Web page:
Nerco has substantial interests in three low-sulphur coal mines in the Powder River basin in Montana and Wyoming. In 1992 its production share was 16.6 million tons.
Bob Wilson, RTZ's chief executive, said the purchase meant that the group had added a seventh resource to its six existing core activities of copper, aluminium, gold, borax, titanium and iron ore.
As well as its coal mines, Nerco owns oil and gas interests and peripheral gold and silver holdings, all of which are likely to be sold. In 1992 Nerco lost dollars 551m, mainly from write-downs against the oil and gas assets, after which its year- end net assets were dollars 272m. RTZ said that this figure did not reflect the underlying value of the coal assets, however.
Mr Wilson said the US had been the preferred area for an acquisition because of its appetite for coal for power generation. 'Steam' coal accounts for more than 50 per cent of power generated and the market has been growing by about 2 per cent a year as nuclear power stagnates and oil suffers from its sensitivity to President Bill Clinton's energy tax.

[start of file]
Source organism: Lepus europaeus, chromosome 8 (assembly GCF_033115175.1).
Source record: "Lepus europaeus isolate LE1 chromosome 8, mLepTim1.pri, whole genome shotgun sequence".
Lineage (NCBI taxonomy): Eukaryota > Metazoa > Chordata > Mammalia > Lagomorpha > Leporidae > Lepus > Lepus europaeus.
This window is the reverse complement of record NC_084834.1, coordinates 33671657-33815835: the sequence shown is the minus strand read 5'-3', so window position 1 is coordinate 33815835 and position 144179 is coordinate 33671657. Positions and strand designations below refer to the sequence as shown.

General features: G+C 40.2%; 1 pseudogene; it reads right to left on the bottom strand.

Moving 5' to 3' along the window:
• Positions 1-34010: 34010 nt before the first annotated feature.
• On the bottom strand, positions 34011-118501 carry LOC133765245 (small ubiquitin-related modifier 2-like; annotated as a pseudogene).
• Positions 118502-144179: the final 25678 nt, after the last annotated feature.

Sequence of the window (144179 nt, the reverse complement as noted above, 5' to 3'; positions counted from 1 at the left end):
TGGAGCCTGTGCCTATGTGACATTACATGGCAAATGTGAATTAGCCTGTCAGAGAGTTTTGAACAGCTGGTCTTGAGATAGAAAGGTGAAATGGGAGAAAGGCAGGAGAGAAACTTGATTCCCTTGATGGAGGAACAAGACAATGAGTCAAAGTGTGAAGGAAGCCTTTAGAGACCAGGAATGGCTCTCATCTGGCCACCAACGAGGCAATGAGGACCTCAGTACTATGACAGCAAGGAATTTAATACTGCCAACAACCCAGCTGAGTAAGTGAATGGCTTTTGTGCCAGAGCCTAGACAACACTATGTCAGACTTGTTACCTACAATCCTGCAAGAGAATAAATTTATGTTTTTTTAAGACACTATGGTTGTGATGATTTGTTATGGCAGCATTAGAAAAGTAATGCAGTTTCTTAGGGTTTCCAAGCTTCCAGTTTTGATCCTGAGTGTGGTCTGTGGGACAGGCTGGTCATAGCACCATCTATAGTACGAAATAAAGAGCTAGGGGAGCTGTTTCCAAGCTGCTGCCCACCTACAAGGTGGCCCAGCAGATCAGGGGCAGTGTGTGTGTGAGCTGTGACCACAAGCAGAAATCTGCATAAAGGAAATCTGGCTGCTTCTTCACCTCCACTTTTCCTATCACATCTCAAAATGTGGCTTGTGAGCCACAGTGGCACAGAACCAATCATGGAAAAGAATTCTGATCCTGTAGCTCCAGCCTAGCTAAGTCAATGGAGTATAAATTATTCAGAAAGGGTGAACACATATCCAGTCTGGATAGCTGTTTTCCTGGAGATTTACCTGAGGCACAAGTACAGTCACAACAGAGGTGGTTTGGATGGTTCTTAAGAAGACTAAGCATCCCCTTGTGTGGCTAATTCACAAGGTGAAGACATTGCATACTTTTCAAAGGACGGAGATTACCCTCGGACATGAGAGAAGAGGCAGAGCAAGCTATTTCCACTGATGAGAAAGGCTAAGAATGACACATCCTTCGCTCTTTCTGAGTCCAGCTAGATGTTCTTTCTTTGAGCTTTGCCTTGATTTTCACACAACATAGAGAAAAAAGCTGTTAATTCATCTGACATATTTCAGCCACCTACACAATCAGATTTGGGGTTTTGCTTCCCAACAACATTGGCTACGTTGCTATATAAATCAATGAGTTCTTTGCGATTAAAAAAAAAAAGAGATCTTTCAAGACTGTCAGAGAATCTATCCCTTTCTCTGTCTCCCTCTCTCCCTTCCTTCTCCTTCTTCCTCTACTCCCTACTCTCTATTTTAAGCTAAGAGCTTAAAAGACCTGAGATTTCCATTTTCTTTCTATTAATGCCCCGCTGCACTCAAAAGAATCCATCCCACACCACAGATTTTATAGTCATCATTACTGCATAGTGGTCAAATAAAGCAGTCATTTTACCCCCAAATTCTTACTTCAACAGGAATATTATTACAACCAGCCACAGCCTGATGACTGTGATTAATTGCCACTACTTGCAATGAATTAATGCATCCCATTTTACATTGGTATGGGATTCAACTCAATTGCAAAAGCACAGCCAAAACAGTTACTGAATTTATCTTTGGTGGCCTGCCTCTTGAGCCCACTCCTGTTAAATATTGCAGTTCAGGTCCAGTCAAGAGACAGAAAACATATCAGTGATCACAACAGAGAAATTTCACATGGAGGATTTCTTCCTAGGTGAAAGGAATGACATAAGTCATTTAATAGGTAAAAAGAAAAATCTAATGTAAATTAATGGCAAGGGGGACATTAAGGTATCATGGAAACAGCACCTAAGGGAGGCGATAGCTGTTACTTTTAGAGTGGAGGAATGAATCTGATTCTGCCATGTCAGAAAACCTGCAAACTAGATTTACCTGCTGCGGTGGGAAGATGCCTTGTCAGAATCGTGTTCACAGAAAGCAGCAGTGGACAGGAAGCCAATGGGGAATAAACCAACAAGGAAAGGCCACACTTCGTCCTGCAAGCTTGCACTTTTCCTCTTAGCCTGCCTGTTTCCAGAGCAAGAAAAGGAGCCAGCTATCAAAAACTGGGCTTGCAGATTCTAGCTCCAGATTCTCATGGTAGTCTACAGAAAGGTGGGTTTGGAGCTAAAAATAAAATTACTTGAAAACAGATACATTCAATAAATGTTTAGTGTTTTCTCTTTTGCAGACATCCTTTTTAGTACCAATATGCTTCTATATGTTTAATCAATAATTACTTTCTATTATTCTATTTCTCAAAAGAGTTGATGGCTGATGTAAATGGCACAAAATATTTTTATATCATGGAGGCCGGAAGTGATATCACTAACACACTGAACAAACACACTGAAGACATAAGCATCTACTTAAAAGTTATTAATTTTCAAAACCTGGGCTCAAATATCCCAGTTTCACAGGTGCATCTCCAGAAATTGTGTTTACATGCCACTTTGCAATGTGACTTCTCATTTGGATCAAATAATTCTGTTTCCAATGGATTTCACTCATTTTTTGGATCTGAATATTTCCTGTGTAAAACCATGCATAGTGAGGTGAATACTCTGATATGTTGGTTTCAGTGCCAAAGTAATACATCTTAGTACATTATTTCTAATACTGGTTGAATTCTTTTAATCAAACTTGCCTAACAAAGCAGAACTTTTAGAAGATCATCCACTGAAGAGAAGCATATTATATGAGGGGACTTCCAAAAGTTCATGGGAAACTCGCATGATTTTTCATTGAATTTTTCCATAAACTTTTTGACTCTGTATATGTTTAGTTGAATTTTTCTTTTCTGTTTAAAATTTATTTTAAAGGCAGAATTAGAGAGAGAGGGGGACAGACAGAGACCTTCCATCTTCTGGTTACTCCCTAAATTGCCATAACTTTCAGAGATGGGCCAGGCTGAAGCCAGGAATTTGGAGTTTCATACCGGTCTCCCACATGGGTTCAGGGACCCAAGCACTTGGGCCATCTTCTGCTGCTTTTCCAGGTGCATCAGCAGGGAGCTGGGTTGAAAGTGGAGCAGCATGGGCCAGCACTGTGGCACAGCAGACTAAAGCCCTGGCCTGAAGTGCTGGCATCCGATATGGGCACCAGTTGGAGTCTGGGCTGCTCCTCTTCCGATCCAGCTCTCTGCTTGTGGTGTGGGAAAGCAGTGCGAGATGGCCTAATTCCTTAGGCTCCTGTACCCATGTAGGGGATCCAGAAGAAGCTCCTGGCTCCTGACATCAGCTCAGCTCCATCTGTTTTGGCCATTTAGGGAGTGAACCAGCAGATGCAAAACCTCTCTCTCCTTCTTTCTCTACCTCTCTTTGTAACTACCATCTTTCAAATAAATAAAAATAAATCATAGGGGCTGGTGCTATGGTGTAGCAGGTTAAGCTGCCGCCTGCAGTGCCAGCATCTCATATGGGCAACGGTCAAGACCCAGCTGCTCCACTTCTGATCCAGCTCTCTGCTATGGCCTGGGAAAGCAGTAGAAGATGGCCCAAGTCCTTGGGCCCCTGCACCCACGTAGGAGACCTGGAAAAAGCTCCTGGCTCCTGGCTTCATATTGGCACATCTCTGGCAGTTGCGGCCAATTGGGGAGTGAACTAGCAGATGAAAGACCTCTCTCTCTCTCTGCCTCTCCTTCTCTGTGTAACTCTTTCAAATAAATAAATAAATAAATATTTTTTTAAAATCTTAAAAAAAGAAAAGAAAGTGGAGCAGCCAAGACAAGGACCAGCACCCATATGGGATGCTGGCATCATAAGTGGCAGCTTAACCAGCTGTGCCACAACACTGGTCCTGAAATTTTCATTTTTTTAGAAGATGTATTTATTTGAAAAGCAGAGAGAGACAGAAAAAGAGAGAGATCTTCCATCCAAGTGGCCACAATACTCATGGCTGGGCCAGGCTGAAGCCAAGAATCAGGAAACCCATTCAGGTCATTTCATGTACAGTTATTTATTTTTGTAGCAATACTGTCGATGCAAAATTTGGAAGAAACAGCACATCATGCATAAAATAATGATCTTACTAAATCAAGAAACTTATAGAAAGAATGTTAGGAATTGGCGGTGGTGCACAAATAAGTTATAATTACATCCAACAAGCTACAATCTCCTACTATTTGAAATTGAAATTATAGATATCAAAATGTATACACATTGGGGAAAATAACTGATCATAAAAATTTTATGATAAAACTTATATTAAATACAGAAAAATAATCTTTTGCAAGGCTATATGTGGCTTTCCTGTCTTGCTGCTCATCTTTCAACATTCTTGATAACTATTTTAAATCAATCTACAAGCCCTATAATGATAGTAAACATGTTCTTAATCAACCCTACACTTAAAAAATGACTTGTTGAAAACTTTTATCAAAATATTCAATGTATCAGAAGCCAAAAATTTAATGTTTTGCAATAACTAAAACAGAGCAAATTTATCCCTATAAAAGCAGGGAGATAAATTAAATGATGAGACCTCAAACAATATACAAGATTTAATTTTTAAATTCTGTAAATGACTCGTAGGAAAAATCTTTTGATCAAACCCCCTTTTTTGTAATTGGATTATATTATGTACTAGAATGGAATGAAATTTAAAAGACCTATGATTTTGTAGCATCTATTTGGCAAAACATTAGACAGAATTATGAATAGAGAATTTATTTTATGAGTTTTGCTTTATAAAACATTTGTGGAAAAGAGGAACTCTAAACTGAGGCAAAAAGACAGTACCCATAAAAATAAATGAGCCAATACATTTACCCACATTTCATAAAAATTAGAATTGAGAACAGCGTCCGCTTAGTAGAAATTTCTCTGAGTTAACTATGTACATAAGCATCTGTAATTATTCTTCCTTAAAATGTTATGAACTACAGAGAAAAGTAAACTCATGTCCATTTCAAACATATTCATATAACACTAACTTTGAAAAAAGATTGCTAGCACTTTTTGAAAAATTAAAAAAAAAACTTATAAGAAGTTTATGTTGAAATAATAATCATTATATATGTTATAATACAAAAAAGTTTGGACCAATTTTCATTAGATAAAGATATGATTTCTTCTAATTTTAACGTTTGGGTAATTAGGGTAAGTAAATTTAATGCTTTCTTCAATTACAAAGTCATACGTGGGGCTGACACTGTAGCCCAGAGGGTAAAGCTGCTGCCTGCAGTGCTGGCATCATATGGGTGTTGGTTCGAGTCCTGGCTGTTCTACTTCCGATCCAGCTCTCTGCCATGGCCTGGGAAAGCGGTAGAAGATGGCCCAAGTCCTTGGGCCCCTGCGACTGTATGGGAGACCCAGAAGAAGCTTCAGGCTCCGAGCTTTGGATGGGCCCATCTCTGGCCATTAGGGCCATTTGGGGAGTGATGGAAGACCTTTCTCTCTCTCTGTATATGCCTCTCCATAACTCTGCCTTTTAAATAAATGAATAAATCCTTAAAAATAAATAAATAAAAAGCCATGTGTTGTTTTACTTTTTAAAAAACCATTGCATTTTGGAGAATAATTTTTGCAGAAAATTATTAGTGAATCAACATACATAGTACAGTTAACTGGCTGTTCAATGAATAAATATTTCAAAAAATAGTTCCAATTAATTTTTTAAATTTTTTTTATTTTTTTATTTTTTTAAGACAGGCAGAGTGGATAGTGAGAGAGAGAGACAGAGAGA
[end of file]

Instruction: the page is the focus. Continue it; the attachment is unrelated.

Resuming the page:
The Powder River coal is also very low in sulphur. Although there is over-capacity in the American coal industry, environmental demands are likely to lead to the shutting of high-sulphur mines.
About 60 per cent of the coal from the mines, which has production costs of about dollars 4 a ton, is pre- sold under long-term, fixed-price power contracts. Current spot prices for coal of about dollars 5 a ton are considered depressed.
RTZ is buying Nerco through its US subsidiary Kennecott, for dollars 12 a share. Nerco's net debt at the end of last year was dollars 692m. Before taking account of disposal proceeds RTZ's gearing will rise to about 60 per cent. RTZ's share price slipped 5p to 646p.Reuse content